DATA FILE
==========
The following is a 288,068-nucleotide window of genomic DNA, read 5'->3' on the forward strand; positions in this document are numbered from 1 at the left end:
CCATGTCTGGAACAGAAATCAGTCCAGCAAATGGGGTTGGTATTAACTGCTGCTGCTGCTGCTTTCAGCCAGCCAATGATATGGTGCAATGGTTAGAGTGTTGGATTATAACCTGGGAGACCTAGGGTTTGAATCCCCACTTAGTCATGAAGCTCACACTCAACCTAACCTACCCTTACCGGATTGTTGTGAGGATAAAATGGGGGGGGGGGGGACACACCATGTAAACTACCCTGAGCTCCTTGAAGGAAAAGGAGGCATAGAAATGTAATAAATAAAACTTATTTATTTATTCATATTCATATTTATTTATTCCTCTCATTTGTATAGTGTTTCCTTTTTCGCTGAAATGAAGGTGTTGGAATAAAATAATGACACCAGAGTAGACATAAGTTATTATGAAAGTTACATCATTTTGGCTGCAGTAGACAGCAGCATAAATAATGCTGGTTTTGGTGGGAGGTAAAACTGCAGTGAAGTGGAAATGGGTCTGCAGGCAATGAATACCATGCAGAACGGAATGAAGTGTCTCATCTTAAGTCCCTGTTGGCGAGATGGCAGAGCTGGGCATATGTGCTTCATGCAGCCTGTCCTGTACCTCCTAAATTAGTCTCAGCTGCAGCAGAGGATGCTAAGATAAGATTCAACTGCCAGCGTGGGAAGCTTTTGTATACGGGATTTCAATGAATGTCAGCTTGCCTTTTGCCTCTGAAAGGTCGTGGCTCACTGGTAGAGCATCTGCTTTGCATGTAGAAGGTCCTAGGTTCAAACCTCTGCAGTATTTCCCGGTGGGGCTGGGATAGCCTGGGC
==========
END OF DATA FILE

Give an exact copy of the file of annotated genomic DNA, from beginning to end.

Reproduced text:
The following is a 288,068-nucleotide window of genomic DNA, read 5'->3' on the forward strand; positions in this document are numbered from 1 at the left end:
CCATGTCTGGAACAGAAATCAGTCCAGCAAATGGGGTTGGTATTAACTGCTGCTGCTGCTGCTTTCAGCCAGCCAATGATATGGTGCAATGGTTAGAGTGTTGGATTATAACCTGGGAGACCTAGGGTTTGAATCCCCACTTAGTCATGAAGCTCACACTCAACCTAACCTACCCTTACCGGATTGTTGTGAGGATAAAATGGGGGGGGGGGGGACACACCATGTAAACTACCCTGAGCTCCTTGAAGGAAAAGGAGGCATAGAAATGTAATAAATAAAACTTATTTATTTATTCATATTCATATTTATTTATTCCTCTCATTTGTATAGTGTTTCCTTTTTCGCTGAAATGAAGGTGTTGGAATAAAATAATGACACCAGAGTAGACATAAGTTATTATGAAAGTTACATCATTTTGGCTGCAGTAGACAGCAGCATAAATAATGCTGGTTTTGGTGGGAGGTAAAACTGCAGTGAAGTGGAAATGGGTCTGCAGGCAATGAATACCATGCAGAACGGAATGAAGTGTCTCATCTTAAGTCCCTGTTGGCGAGATGGCAGAGCTGGGCATATGTGCTTCATGCAGCCTGTCCTGTACCTCCTAAATTAGTCTCAGCTGCAGCAGAGGATGCTAAGATAAGATTCAACTGCCAGCGTGGGAAGCTTTTGTATACGGGATTTCAATGAATGTCAGCTTGCCTTTTGCCTCTGAAAGGTCGTGGCTCACTGGTAGAGCATCTGCTTTGCATGTAGAAGGTCCTAGGTTCAAACCTCTGCAGTATTTCCCGGTGGGGCTGGGATAGCCTGGGC